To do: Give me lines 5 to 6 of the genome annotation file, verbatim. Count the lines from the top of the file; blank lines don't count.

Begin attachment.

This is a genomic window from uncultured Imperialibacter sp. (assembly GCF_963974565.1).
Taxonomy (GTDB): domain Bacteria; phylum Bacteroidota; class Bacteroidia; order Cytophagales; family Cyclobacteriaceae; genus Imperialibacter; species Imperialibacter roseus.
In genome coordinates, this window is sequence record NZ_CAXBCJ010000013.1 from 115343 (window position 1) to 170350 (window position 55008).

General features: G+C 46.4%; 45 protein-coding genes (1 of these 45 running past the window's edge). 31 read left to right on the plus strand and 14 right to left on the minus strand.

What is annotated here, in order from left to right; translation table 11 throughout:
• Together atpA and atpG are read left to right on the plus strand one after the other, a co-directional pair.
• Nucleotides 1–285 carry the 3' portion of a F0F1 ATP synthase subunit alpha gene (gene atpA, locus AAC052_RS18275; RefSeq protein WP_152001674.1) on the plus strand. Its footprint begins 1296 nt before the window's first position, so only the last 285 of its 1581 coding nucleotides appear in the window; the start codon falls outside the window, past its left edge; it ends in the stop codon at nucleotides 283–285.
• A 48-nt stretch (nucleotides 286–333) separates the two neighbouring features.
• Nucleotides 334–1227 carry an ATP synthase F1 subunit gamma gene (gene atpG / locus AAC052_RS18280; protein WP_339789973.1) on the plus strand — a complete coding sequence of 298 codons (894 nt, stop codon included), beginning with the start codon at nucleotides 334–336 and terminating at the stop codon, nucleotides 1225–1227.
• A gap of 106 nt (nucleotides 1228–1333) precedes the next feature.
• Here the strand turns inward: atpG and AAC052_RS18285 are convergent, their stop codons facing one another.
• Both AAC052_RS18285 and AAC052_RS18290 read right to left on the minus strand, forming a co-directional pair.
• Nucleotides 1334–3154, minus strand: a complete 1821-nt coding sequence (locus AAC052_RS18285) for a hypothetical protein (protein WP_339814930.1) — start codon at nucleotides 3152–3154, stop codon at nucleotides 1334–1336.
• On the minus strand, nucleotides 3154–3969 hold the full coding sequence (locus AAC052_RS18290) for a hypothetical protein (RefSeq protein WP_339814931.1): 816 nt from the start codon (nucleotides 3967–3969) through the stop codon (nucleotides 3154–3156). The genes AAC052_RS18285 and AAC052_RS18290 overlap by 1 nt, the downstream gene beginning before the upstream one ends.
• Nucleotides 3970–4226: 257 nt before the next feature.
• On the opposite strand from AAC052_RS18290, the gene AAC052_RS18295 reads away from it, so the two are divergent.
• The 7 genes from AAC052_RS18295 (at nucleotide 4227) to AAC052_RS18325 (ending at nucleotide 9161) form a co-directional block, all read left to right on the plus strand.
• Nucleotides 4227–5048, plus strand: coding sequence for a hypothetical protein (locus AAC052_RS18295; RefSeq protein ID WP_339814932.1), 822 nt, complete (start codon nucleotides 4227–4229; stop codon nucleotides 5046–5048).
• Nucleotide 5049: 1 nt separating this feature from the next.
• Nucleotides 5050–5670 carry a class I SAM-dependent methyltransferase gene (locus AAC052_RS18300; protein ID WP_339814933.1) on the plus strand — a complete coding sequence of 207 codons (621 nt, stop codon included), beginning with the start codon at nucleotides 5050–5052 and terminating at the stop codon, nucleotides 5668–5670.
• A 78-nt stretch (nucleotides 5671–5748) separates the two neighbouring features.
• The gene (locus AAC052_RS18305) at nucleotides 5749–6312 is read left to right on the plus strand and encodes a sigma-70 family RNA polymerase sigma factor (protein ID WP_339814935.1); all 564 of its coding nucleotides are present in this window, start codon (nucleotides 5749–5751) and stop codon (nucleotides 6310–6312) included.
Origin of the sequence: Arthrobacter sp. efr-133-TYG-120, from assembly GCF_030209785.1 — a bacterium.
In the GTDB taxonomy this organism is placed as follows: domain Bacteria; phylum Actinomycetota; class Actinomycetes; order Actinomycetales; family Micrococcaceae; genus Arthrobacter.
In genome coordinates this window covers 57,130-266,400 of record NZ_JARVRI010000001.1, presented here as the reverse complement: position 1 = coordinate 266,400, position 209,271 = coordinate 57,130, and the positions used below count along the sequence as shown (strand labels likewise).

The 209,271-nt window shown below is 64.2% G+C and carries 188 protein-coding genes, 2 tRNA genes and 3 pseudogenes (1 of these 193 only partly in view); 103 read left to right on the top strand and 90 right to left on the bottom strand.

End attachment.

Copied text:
What is annotated here, in order from left to right; translation table 11 throughout:
• Together atpA and atpG are read left to right on the plus strand one after the other, a co-directional pair.